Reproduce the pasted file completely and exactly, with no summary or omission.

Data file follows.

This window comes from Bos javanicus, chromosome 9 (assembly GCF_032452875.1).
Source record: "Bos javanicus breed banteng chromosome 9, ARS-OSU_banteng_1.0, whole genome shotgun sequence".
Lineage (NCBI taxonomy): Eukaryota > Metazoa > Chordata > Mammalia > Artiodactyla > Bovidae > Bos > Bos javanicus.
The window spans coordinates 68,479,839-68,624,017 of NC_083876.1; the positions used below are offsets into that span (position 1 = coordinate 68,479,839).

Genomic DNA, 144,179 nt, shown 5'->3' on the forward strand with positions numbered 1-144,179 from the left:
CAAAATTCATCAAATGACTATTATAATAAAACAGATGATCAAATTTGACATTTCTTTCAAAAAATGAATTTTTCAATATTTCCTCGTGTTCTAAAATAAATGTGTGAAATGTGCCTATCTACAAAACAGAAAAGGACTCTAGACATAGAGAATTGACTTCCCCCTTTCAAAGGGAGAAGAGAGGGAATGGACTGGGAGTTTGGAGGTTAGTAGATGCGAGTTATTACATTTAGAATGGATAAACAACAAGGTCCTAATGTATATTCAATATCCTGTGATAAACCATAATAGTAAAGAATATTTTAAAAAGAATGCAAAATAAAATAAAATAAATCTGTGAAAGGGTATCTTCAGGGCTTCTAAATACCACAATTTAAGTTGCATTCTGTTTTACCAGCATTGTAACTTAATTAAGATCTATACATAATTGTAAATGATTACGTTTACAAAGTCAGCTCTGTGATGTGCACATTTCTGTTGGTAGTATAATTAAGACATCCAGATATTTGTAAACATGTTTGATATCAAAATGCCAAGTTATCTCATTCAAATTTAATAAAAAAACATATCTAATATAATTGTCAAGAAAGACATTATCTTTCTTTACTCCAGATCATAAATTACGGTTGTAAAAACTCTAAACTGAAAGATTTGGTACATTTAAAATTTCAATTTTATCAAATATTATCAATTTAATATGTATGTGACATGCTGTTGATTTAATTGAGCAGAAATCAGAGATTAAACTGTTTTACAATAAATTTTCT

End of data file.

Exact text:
This window comes from Bos javanicus, chromosome 9 (assembly GCF_032452875.1).
Source record: "Bos javanicus breed banteng chromosome 9, ARS-OSU_banteng_1.0, whole genome shotgun sequence".
Lineage (NCBI taxonomy): Eukaryota > Metazoa > Chordata > Mammalia > Artiodactyla > Bovidae > Bos > Bos javanicus.
The window spans coordinates 68,479,839-68,624,017 of NC_083876.1; the positions used below are offsets into that span (position 1 = coordinate 68,479,839).

Genomic DNA, 144,179 nt, shown 5'->3' on the forward strand with positions numbered 1-144,179 from the left:
CAAAATTCATCAAATGACTATTATAATAAAACAGATGATCAAATTTGACATTTCTTTCAAAAAATGAATTTTTCAATATTTCCTCGTGTTCTAAAATAAATGTGTGAAATGTGCCTATCTACAAAACAGAAAAGGACTCTAGACATAGAGAATTGACTTCCCCCTTTCAAAGGGAGAAGAGAGGGAATGGACTGGGAGTTTGGAGGTTAGTAGATGCGAGTTATTACATTTAGAATGGATAAACAACAAGGTCCTAATGTATATTCAATATCCTGTGATAAACCATAATAGTAAAGAATATTTTAAAAAGAATGCAAAATAAAATAAAATAAATCTGTGAAAGGGTATCTTCAGGGCTTCTAAATACCACAATTTAAGTTGCATTCTGTTTTACCAGCATTGTAACTTAATTAAGATCTATACATAATTGTAAATGATTACGTTTACAAAGTCAGCTCTGTGATGTGCACATTTCTGTTGGTAGTATAATTAAGACATCCAGATATTTGTAAACATGTTTGATATCAAAATGCCAAGTTATCTCATTCAAATTTAATAAAAAAACATATCTAATATAATTGTCAAGAAAGACATTATCTTTCTTTACTCCAGATCATAAATTACGGTTGTAAAAACTCTAAACTGAAAGATTTGGTACATTTAAAATTTCAATTTTATCAAATATTATCAATTTAATATGTATGTGACATGCTGTTGATTTAATTGAGCAGAAATCAGAGATTAAACTGTTTTACAATAAATTTTCT